In the morning’s stroll along the banks of the Alun, a beautiful little stream which flows down from the Welsh hills and throws itself into the Dee, my attention was attracted to a group seated on the margin. On approaching I found it to consist of a veteran angler and two rustic disciples. The former was an old fellow with a wooden leg, with clothes very much but very carefully patched, betokening poverty honestly come by and decently maintained. His face bore the marks of former storms, but present fair weather, its furrows had been worn into an habitual smile, his iron-gray locks hung about his ears, and he had altogether the good-humored air of a constitutional philosopher who was disposed to take the world as it went. One of his companions was a ragged wight with the skulking look of an arrant poacher, and I’ll warrant could find his way to any gentleman’s fish-pond in the neighborhood in the darkest night. The other was a tall, awkward country lad, with a lounging gait, and apparently somewhat of a rustic beau. The old man was busy in examining the maw of a trout which he had just killed, to discover by its contents what insects were seasonable for bait, and was lecturing on the subject to his companions, who appeared to listen with infinite deference. I have a kind feeling towards all “brothers of the angle” ever since I read Izaak Walton. They are men, he affirms, of a “mild, sweet, and peaceable spirit;” and my esteem for them has been increased since I met with an old Tretyse of fishing with the Angle, in which are set forth many of the maxims of their inoffensive fraternity. “Take good hede,” sayeth this honest little tretyse, “that in going about your disportes ye open no man’s gates but that ye shet them again. Also ye shall not use this forsayd crafti disport for no covetousness to the encreasing and sparing of your money only, but principally for your solace, and to cause the helth of your body and specyally of your soule.”1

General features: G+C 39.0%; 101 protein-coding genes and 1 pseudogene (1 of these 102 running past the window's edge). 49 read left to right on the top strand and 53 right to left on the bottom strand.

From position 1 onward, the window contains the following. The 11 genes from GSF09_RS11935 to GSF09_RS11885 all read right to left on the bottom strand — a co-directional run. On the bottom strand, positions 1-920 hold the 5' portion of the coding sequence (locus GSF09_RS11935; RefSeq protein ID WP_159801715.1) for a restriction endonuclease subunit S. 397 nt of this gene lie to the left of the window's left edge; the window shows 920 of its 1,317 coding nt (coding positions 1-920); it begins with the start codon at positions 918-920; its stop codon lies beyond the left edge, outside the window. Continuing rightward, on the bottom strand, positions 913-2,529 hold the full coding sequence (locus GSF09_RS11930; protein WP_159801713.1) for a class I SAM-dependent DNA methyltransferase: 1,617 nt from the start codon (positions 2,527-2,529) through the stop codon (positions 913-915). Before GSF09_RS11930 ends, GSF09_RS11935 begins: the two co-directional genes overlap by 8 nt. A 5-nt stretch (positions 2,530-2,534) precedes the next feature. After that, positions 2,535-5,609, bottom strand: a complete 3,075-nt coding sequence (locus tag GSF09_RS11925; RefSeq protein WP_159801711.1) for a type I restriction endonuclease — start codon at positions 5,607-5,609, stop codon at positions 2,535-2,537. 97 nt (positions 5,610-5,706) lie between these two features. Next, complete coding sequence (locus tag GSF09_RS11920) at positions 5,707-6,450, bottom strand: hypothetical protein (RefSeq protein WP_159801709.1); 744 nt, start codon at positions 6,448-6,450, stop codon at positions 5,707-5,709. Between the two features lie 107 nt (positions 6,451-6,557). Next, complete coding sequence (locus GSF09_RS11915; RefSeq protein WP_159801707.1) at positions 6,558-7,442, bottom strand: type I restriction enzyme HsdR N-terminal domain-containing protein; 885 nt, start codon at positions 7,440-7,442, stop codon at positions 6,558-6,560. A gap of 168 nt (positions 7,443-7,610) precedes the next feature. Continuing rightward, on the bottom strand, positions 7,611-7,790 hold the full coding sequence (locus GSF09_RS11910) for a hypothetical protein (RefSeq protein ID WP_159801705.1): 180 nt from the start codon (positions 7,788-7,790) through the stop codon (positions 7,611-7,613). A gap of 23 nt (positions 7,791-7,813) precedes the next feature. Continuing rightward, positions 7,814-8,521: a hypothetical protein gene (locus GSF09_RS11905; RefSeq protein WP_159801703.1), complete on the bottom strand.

I thought that I could perceive in the veteran angler before me an exemplification of what I had read; and there was a cheerful contentedness in his looks that quite drew me towards him. I could not but remark the gallant manner in which he stumped from one part of the brook to another, waving his rod in the air to keep the line from dragging on the ground or catching among the bushes, and the adroitness with which he would throw his fly to any particular place, sometimes skimming it lightly along a little rapid, sometimes casting it into one of those dark holes made by a twisted root or overhanging bank in which the large trout are apt to lurk. In the meanwhile he was giving instructions to his two disciples, showing them the manner in which they should handle their rods, fix their flies, and play them along the surface of the stream. The scene brought to my mind the instructions of the sage Piscator to his scholar. The country around was of that pastoral kind which Walton is fond of describing. It was a part of the great plain of Cheshire, close by the beautiful vale of Gessford, and just where the inferior Welsh hills begin to swell up from among fresh-smelling meadows. The day too, like that recorded in his work, was mild and sunshiny, with now and then a soft-dropping shower that sowed the whole earth with diamonds.